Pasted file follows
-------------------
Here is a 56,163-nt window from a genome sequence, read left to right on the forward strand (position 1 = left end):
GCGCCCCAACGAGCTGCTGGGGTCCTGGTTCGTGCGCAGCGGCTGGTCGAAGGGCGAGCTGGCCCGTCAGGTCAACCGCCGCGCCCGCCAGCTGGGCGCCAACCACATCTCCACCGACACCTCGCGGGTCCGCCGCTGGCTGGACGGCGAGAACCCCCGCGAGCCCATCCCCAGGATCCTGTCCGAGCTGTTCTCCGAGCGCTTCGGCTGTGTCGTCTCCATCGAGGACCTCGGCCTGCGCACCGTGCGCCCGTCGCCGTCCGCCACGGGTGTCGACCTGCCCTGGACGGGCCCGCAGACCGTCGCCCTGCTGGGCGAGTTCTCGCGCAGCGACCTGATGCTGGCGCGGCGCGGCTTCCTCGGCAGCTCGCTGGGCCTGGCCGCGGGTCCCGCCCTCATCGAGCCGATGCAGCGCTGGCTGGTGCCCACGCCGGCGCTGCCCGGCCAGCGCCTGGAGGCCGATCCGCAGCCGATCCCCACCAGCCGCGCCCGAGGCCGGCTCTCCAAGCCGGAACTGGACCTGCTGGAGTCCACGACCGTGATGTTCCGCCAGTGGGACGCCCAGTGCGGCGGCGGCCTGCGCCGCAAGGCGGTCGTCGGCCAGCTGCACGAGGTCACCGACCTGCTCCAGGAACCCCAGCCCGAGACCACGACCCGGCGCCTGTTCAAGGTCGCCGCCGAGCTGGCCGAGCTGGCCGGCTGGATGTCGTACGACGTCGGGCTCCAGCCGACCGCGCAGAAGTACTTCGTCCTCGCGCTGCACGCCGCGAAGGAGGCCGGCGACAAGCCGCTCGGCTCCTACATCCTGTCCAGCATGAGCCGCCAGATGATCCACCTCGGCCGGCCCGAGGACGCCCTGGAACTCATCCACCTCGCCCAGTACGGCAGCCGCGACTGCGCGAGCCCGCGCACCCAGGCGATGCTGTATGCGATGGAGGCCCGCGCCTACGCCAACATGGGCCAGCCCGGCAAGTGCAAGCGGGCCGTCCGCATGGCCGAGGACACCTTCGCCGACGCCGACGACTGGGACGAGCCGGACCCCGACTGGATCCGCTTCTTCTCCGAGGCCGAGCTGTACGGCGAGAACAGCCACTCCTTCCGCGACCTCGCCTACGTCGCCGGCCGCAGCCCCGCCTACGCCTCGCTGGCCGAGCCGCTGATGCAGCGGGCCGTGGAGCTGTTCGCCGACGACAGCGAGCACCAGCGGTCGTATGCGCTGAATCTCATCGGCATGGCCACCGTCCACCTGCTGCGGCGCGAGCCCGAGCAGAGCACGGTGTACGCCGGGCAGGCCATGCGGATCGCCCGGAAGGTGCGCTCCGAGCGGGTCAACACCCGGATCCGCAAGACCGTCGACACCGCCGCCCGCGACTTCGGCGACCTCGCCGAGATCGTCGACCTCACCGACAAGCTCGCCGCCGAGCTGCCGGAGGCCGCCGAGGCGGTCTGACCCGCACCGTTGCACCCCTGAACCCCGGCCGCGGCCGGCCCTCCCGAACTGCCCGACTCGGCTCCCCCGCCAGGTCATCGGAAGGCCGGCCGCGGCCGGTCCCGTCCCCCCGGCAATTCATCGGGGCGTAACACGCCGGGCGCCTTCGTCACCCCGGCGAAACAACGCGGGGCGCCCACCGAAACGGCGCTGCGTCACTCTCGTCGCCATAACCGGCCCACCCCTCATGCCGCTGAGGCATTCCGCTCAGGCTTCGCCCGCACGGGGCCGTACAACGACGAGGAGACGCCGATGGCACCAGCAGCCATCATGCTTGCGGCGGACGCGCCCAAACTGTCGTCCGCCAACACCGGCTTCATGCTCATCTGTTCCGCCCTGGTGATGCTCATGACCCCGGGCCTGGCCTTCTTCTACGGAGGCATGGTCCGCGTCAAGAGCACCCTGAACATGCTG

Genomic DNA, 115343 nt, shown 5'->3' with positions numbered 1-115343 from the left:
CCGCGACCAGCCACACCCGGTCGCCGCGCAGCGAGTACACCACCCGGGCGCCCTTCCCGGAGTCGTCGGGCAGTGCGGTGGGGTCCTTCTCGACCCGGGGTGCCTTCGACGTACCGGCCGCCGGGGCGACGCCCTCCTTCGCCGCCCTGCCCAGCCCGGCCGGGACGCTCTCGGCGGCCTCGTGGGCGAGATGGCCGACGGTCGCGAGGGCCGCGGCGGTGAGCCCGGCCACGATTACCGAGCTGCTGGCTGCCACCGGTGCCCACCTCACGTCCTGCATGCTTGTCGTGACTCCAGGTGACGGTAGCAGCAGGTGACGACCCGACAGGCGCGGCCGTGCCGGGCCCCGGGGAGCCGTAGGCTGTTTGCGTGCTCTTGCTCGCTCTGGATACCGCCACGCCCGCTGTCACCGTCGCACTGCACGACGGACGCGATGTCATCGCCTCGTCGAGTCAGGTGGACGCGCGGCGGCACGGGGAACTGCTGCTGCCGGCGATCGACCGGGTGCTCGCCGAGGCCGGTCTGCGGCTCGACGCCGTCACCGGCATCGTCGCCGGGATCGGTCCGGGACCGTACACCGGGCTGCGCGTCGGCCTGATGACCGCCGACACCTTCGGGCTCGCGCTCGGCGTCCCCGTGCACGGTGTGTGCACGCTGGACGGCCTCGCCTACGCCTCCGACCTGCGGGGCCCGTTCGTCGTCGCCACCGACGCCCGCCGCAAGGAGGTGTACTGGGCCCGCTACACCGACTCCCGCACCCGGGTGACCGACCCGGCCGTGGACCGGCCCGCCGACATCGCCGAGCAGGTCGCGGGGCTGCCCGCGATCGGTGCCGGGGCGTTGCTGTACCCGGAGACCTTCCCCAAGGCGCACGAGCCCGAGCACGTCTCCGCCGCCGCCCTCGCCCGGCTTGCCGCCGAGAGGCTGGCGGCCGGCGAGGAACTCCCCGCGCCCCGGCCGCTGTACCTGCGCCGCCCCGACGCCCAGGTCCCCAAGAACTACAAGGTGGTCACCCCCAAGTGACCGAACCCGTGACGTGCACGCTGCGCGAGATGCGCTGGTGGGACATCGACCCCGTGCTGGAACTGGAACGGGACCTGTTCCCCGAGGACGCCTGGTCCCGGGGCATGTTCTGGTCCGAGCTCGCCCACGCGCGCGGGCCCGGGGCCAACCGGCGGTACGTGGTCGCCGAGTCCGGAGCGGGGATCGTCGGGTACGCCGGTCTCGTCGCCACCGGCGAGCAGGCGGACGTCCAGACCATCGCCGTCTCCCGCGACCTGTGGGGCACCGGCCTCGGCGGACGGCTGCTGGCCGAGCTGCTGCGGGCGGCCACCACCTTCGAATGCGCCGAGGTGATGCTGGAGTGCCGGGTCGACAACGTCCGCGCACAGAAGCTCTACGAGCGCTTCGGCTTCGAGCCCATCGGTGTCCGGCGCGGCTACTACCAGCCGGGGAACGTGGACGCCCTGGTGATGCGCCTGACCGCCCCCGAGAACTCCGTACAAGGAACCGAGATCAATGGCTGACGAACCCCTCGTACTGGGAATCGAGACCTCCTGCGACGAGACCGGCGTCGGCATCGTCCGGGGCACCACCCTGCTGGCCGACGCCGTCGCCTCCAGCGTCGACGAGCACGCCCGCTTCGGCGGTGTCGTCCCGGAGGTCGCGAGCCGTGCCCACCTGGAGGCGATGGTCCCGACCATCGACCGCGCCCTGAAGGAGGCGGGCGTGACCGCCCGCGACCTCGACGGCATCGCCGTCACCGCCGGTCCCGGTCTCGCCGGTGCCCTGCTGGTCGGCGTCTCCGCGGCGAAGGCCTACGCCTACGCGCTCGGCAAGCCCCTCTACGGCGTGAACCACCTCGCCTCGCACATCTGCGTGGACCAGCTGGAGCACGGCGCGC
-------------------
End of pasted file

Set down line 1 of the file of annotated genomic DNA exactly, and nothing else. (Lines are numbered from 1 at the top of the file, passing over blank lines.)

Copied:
Here is a 56,163-nt window from a genome sequence, read left to right on the forward strand (position 1 = left end):